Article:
Team Alberta’s decathletes and their Enmax SolAbode home will compete against 19 other teams in the international Solar Decathlon in Washington, D.C., this October.

The team for Calgary’s student-built solar home worked for two years and included over 100 students, faculty and staff from the University of Calgary, SAIT Polytechnic, Mount Royal University, and the Alberta College of Art and Design.

Halley O’Byrne, U of C mechanical engineering student and project mechanical lead, said the team worked long days to complete the home and test all of its systems.

“The best part of the project was getting my hands in everything. I liked seeing all of the other disciplines at work.”

O’Byrne said this project will help change Calgary’s predominant oil-and-gas reputation to reflect one that pushes for renewable resource use.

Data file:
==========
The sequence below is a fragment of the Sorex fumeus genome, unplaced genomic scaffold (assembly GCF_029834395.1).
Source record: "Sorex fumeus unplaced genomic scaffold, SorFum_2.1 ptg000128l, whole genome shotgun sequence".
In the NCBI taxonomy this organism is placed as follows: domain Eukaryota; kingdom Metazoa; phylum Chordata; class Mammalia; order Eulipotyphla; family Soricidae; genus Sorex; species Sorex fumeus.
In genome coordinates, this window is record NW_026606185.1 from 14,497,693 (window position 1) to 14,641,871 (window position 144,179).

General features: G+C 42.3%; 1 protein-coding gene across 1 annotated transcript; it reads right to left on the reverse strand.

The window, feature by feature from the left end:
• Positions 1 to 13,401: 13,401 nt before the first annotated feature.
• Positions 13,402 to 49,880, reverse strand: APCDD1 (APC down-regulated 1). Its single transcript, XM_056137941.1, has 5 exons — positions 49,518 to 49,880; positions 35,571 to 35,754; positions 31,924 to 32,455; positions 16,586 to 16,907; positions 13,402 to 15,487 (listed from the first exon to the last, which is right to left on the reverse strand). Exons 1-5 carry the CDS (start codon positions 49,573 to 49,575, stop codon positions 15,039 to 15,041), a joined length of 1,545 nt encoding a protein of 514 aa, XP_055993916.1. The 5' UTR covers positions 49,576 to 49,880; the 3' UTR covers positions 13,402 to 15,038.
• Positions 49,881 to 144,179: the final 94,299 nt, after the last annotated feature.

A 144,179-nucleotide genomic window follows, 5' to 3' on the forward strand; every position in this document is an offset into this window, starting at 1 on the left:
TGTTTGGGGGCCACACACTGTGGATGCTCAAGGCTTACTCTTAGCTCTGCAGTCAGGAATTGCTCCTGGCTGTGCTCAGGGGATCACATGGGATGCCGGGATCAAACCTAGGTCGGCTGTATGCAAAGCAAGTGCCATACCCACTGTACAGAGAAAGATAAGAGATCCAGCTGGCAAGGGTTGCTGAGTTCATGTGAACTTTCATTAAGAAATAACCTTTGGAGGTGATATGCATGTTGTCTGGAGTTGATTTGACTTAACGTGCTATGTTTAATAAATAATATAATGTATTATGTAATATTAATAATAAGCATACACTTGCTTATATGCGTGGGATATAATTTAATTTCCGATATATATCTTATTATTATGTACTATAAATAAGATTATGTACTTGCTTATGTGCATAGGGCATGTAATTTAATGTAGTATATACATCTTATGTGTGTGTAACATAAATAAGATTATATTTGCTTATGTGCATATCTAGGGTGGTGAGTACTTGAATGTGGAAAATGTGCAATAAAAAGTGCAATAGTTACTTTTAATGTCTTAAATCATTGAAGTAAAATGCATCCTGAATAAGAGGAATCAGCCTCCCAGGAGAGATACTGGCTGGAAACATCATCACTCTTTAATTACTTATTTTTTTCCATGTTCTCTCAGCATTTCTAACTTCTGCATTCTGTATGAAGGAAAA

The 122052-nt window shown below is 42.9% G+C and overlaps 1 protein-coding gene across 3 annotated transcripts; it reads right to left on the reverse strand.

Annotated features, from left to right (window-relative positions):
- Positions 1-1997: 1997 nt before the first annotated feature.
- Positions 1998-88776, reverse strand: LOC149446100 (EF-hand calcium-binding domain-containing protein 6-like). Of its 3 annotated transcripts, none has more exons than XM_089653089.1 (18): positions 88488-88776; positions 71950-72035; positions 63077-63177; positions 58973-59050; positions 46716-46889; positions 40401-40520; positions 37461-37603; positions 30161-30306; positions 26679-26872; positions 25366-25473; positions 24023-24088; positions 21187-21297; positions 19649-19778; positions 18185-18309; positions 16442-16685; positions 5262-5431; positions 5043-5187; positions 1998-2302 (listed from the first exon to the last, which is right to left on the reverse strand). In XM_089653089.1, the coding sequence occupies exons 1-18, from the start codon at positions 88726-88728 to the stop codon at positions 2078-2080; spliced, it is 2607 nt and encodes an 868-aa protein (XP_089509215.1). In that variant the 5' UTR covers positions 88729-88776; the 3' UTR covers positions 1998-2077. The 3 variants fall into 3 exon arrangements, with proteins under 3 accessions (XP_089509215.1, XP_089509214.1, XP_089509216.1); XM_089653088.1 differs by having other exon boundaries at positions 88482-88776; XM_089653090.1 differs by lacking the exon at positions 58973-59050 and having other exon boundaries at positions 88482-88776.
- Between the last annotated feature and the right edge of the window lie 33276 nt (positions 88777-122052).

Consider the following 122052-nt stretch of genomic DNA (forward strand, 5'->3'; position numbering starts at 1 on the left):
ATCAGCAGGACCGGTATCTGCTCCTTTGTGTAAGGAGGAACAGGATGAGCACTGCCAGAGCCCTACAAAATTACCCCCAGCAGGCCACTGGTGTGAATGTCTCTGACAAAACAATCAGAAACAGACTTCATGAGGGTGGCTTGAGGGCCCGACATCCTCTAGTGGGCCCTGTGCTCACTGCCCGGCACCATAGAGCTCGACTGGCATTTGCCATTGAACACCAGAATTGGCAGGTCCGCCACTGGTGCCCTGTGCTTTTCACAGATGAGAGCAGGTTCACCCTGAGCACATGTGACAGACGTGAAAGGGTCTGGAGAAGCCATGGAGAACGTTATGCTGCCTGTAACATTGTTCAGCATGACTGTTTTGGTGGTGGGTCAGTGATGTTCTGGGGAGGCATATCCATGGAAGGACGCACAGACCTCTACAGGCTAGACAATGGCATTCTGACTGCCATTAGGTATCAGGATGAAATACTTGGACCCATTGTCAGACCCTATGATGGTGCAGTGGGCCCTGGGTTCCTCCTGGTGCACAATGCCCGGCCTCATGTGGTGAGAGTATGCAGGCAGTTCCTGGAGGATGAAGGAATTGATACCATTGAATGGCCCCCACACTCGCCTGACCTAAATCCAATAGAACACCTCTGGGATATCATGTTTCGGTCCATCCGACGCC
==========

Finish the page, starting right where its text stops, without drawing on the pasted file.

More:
Behind the scenes, the sight of intertwined wires, thermal storage units and solar panels may intimidate a potential solar-home owner. O’Byrne said the team is working on an operator’s manual — a solar homeowner, fix-it-yourself book.

Along with the energy-saving systems, the home’s angular ceiling and asymmetrical rooms give Enmax SolAbode a unique look and feel.

Lauren Rooney, a U of C environmental science student, said the stone materials and wood structuring give the home a “very Albertan” style — something Rooney said her team believed was important.

Approximately 200,000 visitors are expected to tour the solar-home decathlon. After the competition, Team Alberta’s solar home will be showcased in Vancouver during the 2010 Olympics.

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